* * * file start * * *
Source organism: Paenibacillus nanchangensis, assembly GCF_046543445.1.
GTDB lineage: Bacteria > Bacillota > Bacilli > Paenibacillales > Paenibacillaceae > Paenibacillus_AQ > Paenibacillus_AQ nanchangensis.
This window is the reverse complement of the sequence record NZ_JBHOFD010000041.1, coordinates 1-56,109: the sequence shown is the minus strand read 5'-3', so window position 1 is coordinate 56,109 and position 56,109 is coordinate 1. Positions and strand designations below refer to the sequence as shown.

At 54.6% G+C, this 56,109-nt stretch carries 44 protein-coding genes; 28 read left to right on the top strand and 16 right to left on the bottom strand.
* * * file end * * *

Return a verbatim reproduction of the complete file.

Source organism: Paenibacillus nanchangensis, assembly GCF_046543445.1.
GTDB lineage: Bacteria > Bacillota > Bacilli > Paenibacillales > Paenibacillaceae > Paenibacillus_AQ > Paenibacillus_AQ nanchangensis.
This window is the reverse complement of the sequence record NZ_JBHOFD010000041.1, coordinates 1-56,109: the sequence shown is the minus strand read 5'-3', so window position 1 is coordinate 56,109 and position 56,109 is coordinate 1. Positions and strand designations below refer to the sequence as shown.

At 54.6% G+C, this 56,109-nt stretch carries 44 protein-coding genes; 28 read left to right on the top strand and 16 right to left on the bottom strand.